Our Stories: Josh Polhill

Tom Aston

Josh graduated from our Sound Engineering and Design course last year, but that was just the beginning.

From releasing an EP in October 2019, to being offered the chance to record at the legendary Abbey Road Studios, Josh has been quite busy since graduating, and plans to continue making his mark in the industry. 

Thanks for chatting to us Josh. To start, what drew you to Sound Engineering as a career?

Like many who end up pursuing production, I started out as a musician. I wanted to record and release my own songs as a teenager, so I found myself down the home-recording path. Even though I didn’t properly know what I was doing, I fell in love with the production process, and knew from that point that having a career as a music producer was what I wanted.

And so, why did you decide to study at Spirit Studios?

I did a course in music performance at BTEC level, and my tutor at the time noticed that I took a particular interest in the production-based aspects of the course, rather than solely playing an instrument. When I was unsure about what to do after college, he advised that I go on to hone some production skills, and Spirit Studios was his top recommendation out of the many that he knew. 

Very cool. What have you been up to since graduating?

I knew I’d want to get around to finishing and releasing an electronic EP I’d been working on for some time, so I released ‘Atmospheres’ under the alias Nyquism in October 2019 which had some small success on platforms like Amazing Radio; being played next to Tame Impala was definitely a nice highlight!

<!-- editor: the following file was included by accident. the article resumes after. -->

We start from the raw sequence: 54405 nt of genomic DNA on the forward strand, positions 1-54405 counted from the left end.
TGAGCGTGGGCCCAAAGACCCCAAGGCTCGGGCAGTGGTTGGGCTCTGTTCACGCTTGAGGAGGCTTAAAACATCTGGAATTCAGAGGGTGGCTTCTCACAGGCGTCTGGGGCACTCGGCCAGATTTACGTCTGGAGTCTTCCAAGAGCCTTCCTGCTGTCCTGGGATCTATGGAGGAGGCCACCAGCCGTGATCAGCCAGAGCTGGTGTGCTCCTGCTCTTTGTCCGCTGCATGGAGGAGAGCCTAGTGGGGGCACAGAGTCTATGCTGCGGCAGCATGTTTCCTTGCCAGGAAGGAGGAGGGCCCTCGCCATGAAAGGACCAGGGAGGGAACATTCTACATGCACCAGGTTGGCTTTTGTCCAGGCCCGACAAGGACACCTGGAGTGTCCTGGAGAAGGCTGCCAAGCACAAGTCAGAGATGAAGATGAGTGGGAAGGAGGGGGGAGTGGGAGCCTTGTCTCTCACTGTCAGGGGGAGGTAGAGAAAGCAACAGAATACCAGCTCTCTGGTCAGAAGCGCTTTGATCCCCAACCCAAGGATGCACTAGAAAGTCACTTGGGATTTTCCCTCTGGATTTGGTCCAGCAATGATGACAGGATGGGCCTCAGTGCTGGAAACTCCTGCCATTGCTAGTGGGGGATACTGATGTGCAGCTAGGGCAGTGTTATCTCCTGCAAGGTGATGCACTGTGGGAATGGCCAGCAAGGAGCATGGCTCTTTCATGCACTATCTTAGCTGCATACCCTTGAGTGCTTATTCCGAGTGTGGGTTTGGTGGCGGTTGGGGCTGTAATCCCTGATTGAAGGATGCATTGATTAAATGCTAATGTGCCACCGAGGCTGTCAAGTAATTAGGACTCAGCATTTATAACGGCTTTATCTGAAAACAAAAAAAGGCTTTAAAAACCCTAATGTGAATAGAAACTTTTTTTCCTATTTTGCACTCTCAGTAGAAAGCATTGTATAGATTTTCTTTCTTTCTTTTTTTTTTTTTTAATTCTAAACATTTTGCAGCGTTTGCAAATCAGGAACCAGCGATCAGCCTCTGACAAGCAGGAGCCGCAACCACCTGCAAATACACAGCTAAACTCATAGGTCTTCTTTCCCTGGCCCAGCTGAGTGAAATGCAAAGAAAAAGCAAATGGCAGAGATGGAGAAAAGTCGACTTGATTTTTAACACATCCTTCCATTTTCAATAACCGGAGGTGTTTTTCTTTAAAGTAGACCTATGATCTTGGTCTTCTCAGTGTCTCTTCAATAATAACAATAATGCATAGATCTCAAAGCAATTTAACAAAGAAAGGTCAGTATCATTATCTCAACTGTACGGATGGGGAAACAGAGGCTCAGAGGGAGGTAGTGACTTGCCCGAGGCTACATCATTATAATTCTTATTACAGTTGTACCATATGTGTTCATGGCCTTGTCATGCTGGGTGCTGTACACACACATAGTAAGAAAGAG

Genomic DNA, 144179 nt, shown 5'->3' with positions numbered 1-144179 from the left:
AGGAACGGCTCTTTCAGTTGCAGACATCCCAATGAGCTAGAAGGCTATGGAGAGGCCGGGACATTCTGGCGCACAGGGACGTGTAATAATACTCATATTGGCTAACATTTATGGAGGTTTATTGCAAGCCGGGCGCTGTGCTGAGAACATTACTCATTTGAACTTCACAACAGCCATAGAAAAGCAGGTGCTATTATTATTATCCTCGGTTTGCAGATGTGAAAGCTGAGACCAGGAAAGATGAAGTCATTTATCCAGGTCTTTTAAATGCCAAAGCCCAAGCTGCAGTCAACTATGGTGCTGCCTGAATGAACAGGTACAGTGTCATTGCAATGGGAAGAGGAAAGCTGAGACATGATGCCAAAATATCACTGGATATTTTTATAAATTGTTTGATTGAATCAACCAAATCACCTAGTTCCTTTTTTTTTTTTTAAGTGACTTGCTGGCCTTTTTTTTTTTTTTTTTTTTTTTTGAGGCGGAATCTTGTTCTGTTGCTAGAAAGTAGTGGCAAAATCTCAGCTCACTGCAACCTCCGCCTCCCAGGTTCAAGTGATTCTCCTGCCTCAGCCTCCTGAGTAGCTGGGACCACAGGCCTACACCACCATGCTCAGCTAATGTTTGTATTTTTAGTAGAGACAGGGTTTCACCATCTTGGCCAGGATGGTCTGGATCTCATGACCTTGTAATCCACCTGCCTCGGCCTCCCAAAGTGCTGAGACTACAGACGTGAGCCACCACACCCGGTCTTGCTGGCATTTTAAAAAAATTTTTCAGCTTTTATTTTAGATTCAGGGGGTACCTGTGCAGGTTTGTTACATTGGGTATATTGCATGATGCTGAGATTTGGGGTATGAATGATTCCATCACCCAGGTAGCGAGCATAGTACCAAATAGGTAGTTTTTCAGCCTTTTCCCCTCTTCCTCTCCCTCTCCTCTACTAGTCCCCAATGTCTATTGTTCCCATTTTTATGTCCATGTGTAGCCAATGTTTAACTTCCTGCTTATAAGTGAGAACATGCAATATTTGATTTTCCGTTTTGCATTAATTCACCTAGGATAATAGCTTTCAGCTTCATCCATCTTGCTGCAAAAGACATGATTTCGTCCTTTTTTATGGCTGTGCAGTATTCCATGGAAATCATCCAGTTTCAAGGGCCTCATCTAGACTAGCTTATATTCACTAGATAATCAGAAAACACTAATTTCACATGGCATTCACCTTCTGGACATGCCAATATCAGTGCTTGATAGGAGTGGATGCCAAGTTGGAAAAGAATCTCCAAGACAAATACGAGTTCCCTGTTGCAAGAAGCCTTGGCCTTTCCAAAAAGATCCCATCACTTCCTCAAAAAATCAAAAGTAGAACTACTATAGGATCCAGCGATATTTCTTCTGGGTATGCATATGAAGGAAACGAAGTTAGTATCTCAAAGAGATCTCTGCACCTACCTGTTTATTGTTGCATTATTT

Besides my own music, I’ve been consistently looking for opportunities to work as either a studio or a live engineer, and have luckily sorted a position doing the front-of-house sound at a brilliant live venue/recording studio in Blackburn, which I hope to start at some point after the lockdown.

Tell us about Abbey Road, how did that come to be?

It’s a strange one because it was entirely coincidental. While browsing audio forums, I came across a one-man company called Sky Audio, which is owned by Jurgen Lusky of HOFA Mastering in Germany. I got in touch with him, asking where I could listen to his speakers in the UK, and he put me in touch with some associates that work at Abbey Road, who proceeded to invite me down to listen to the monitors.

After getting to know the engineers and showing them some of my music, they explained that Abbey Road was starting an exclusive program aimed at unsigned artists to allow them the opportunity to record at their world-famous facilities, and they invited me to be one of the six artists selected to take part. I thought I was dreaming to be honest, it was so surreal! 

Wow, that’s amazing, congratulations! What are you hoping to get out of the recording? 

Well firstly, I’m hoping that the track will sound great by the time it’s finished, there’s definitely been a lot of work put in so far! For the release phase, the artists are going to get links with playlist pluggers and radio stations, and even UMG, so I hope there’s some kind of stroke-of-luck there. Obviously I’d also hope to have some kind of boost for my new music alias Ocean Physics, but to be honest, it’s been a dream come true regardless of whatever happens next.